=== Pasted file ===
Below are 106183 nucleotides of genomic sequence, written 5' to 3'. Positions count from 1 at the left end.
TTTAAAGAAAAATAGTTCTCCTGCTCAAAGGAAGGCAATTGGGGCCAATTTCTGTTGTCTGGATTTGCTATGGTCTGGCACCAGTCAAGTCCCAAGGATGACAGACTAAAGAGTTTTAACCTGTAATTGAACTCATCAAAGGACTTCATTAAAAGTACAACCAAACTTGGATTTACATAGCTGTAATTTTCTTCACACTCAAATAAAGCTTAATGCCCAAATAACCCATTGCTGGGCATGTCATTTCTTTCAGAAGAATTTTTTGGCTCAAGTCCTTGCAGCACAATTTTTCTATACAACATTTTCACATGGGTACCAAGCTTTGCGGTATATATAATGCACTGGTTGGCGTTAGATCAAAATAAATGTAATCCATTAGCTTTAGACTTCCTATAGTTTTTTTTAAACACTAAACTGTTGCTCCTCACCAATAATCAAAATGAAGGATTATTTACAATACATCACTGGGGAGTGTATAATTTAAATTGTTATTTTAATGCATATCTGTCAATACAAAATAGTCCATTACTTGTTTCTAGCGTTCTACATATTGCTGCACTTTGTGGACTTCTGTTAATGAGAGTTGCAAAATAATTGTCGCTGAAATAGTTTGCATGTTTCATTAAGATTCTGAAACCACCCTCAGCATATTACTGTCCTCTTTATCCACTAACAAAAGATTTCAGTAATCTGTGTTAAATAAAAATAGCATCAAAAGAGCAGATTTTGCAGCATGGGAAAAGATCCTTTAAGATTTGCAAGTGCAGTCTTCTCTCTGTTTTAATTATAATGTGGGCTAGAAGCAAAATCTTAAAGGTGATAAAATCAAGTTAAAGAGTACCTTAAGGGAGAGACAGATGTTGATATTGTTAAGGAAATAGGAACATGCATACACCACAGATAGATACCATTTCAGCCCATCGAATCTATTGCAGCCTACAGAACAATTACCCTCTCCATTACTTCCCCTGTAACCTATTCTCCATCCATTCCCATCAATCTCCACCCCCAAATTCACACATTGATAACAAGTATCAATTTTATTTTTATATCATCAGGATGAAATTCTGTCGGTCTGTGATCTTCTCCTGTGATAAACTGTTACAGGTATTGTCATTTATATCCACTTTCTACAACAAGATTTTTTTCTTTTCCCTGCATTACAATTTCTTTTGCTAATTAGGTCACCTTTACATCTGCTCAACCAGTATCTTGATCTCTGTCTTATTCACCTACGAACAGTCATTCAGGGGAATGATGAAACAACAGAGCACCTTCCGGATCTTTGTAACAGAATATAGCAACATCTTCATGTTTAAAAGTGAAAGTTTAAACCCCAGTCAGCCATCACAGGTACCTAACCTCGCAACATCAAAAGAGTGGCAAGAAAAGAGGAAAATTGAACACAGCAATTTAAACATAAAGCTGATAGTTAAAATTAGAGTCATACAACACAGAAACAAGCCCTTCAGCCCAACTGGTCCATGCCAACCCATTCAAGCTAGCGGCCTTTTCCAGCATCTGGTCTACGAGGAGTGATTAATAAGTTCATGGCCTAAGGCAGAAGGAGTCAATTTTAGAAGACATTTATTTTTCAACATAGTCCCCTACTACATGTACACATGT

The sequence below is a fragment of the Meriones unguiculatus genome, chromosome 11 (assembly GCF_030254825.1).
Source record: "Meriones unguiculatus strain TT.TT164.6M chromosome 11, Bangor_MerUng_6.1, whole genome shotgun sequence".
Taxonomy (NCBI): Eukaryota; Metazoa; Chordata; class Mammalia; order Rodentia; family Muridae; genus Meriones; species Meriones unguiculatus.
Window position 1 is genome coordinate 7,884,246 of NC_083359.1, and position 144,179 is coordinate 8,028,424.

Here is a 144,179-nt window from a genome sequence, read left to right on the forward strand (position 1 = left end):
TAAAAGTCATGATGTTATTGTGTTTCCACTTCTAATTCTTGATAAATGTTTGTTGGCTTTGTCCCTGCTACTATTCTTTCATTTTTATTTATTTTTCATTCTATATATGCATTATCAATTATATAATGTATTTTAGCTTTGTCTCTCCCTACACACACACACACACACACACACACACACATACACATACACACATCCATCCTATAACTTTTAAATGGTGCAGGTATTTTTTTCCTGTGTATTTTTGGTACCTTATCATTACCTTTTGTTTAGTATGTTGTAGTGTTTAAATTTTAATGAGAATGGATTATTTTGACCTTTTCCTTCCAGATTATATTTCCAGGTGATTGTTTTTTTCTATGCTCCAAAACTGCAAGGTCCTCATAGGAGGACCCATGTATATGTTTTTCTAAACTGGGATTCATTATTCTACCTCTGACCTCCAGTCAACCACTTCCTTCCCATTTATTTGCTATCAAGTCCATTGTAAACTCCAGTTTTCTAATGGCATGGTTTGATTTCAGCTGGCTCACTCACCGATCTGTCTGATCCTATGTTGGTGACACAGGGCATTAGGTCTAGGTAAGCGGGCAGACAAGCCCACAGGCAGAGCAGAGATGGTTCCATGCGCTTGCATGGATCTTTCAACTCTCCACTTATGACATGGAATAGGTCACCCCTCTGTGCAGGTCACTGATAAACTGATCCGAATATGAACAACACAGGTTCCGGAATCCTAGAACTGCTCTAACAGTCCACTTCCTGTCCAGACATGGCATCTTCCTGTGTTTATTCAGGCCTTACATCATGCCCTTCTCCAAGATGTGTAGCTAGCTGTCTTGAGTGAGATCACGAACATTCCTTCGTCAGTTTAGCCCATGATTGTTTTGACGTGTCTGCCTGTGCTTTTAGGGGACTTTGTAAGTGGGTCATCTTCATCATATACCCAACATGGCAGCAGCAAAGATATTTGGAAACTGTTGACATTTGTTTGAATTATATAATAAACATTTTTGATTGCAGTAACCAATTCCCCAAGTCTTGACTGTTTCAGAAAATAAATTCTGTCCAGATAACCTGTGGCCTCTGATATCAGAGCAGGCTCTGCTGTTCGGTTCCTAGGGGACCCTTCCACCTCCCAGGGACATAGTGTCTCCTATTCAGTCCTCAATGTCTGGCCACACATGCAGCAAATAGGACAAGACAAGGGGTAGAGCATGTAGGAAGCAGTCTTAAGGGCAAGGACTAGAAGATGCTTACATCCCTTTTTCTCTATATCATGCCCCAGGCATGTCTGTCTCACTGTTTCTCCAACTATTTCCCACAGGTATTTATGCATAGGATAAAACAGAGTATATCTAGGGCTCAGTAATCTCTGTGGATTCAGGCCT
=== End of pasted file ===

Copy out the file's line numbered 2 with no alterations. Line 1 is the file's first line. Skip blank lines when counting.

TTTAAAGAAAAATAGTTCTCCTGCTCAAAGGAAGGCAATTGGGGCCAATTTCTGTTGTCTGGATTTGCTATGGTCTGGCACCAGTCAAGTCCCAAGGATGACAGACTAAAGAGTTTTAACCTGTAATTGAACTCATCAAAGGACTTCATTAAAAGTACAACCAAACTTGGATTTACATAGCTGTAATTTTCTTCACACTCAAATAAAGCTTAATGCCCAAATAACCCATTGCTGGGCATGTCATTTCTTTCAGAAGAATTTTTTGGCTCAAGTCCTTGCAGCACAATTTTTCTATACAACATTTTCACATGGGTACCAAGCTTTGCGGTATATATAATGCACTGGTTGGCGTTAGATCAAAATAAATGTAATCCATTAGCTTTAGACTTCCTATAGTTTTTTTTAAACACTAAACTGTTGCTCCTCACCAATAATCAAAATGAAGGATTATTTACAATACATCACTGGGGAGTGTATAATTTAAATTGTTATTTTAATGCATATCTGTCAATACAAAATAGTCCATTACTTGTTTCTAGCGTTCTACATATTGCTGCACTTTGTGGACTTCTGTTAATGAGAGTTGCAAAATAATTGTCGCTGAAATAGTTTGCATGTTTCATTAAGATTCTGAAACCACCCTCAGCATATTACTGTCCTCTTTATCCACTAACAAAAGATTTCAGTAATCTGTGTTAAATAAAAATAGCATCAAAAGAGCAGATTTTGCAGCATGGGAAAAGATCCTTTAAGATTTGCAAGTGCAGTCTTCTCTCTGTTTTAATTATAATGTGGGCTAGAAGCAAAATCTTAAAGGTGATAAAATCAAGTTAAAGAGTACCTTAAGGGAGAGACAGATGTTGATATTGTTAAGGAAATAGGAACATGCATACACCACAGATAGATACCATTTCAGCCCATCGAATCTATTGCAGCCTACAGAACAATTACCCTCTCCATTACTTCCCCTGTAACCTATTCTCCATCCATTCCCATCAATCTCCACCCCCAAATTCACACATTGATAACAAGTATCAATTTTATTTTTATATCATCAGGATGAAATTCTGTCGGTCTGTGATCTTCTCCTGTGATAAACTGTTACAGGTATTGTCATTTATATCCACTTTCTACAACAAGATTTTTTTCTTTTCCCTGCATTACAATTTCTTTTGCTAATTAGGTCACCTTTACATCTGCTCAACCAGTATCTTGATCTCTGTCTTATTCACCTACGAACAGTCATTCAGGGGAATGATGAAACAACAGAGCACCTTCCGGATCTTTGTAACAGAATATAGCAACATCTTCATGTTTAAAAGTGAAAGTTTAAACCCCAGTCAGCCATCACAGGTACCTAACCTCGCAACATCAAAAGAGTGGCAAGAAAAGAGGAAAATTGAACACAGCAATTTAAACATAAAGCTGATAGTTAAAATTAGAGTCATACAACACAGAAACAAGCCCTTCAGCCCAACTGGTCCATGCCAACCCATTCAAGCTAGCGGCCTTTTCCAGCATCTGGTCTACGAGGAGTGATTAATAAGTTCATGGCCTAAGGCAGAAGGAGTCAATTTTAGAAGACATTTATTTTTCAACATAGTCCCCTACTACATGTACACATGT